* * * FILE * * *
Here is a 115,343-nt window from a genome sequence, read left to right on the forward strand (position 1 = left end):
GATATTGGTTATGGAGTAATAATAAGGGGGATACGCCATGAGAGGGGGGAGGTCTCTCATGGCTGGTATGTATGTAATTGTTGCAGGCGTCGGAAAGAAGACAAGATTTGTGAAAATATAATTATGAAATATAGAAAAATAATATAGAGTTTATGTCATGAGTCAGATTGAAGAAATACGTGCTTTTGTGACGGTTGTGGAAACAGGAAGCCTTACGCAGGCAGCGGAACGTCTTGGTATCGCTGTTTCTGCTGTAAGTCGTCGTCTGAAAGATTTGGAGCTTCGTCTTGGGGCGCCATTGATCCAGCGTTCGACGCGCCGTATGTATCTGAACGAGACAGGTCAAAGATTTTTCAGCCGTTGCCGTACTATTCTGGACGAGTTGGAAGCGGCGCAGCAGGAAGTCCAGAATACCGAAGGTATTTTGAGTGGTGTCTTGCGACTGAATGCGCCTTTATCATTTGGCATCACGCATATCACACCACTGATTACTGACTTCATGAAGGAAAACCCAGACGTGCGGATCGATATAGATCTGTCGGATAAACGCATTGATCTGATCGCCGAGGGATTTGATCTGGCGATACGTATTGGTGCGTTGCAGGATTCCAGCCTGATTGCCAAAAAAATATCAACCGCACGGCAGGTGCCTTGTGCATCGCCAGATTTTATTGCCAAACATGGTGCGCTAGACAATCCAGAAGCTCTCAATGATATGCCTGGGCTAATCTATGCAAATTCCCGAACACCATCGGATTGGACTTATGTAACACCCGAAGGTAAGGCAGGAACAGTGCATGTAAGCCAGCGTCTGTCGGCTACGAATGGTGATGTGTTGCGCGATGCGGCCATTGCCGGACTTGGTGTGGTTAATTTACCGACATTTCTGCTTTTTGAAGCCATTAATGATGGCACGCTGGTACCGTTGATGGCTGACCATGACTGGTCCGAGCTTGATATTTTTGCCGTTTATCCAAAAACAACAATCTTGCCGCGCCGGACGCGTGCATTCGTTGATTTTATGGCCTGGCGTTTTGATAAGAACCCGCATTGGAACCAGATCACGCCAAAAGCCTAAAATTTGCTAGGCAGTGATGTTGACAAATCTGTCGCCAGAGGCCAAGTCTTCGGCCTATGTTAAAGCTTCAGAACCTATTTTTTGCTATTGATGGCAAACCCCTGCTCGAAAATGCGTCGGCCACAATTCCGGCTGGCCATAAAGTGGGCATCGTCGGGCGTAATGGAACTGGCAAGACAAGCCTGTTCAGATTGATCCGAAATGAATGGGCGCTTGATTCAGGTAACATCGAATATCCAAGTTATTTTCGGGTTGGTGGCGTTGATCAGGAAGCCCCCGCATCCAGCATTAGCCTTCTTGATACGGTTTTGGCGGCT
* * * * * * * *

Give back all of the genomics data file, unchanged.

Here is a 115,343-nt window from a genome sequence, read left to right on the forward strand (position 1 = left end):
GATATTGGTTATGGAGTAATAATAAGGGGGATACGCCATGAGAGGGGGGAGGTCTCTCATGGCTGGTATGTATGTAATTGTTGCAGGCGTCGGAAAGAAGACAAGATTTGTGAAAATATAATTATGAAATATAGAAAAATAATATAGAGTTTATGTCATGAGTCAGATTGAAGAAATACGTGCTTTTGTGACGGTTGTGGAAACAGGAAGCCTTACGCAGGCAGCGGAACGTCTTGGTATCGCTGTTTCTGCTGTAAGTCGTCGTCTGAAAGATTTGGAGCTTCGTCTTGGGGCGCCATTGATCCAGCGTTCGACGCGCCGTATGTATCTGAACGAGACAGGTCAAAGATTTTTCAGCCGTTGCCGTACTATTCTGGACGAGTTGGAAGCGGCGCAGCAGGAAGTCCAGAATACCGAAGGTATTTTGAGTGGTGTCTTGCGACTGAATGCGCCTTTATCATTTGGCATCACGCATATCACACCACTGATTACTGACTTCATGAAGGAAAACCCAGACGTGCGGATCGATATAGATCTGTCGGATAAACGCATTGATCTGATCGCCGAGGGATTTGATCTGGCGATACGTATTGGTGCGTTGCAGGATTCCAGCCTGATTGCCAAAAAAATATCAACCGCACGGCAGGTGCCTTGTGCATCGCCAGATTTTATTGCCAAACATGGTGCGCTAGACAATCCAGAAGCTCTCAATGATATGCCTGGGCTAATCTATGCAAATTCCCGAACACCATCGGATTGGACTTATGTAACACCCGAAGGTAAGGCAGGAACAGTGCATGTAAGCCAGCGTCTGTCGGCTACGAATGGTGATGTGTTGCGCGATGCGGCCATTGCCGGACTTGGTGTGGTTAATTTACCGACATTTCTGCTTTTTGAAGCCATTAATGATGGCACGCTGGTACCGTTGATGGCTGACCATGACTGGTCCGAGCTTGATATTTTTGCCGTTTATCCAAAAACAACAATCTTGCCGCGCCGGACGCGTGCATTCGTTGATTTTATGGCCTGGCGTTTTGATAAGAACCCGCATTGGAACCAGATCACGCCAAAAGCCTAAAATTTGCTAGGCAGTGATGTTGACAAATCTGTCGCCAGAGGCCAAGTCTTCGGCCTATGTTAAAGCTTCAGAACCTATTTTTTGCTATTGATGGCAAACCCCTGCTCGAAAATGCGTCGGCCACAATTCCGGCTGGCCATAAAGTGGGCATCGTCGGGCGTAATGGAACTGGCAAGACAAGCCTGTTCAGATTGATCCGAAATGAATGGGCGCTTGATTCAGGTAACATCGAATATCCAAGTTATTTTCGGGTTGGTGGCGTTGATCAGGAAGCCCCCGCATCCAGCATTAGCCTTCTTGATACGGTTTTGGCGGCT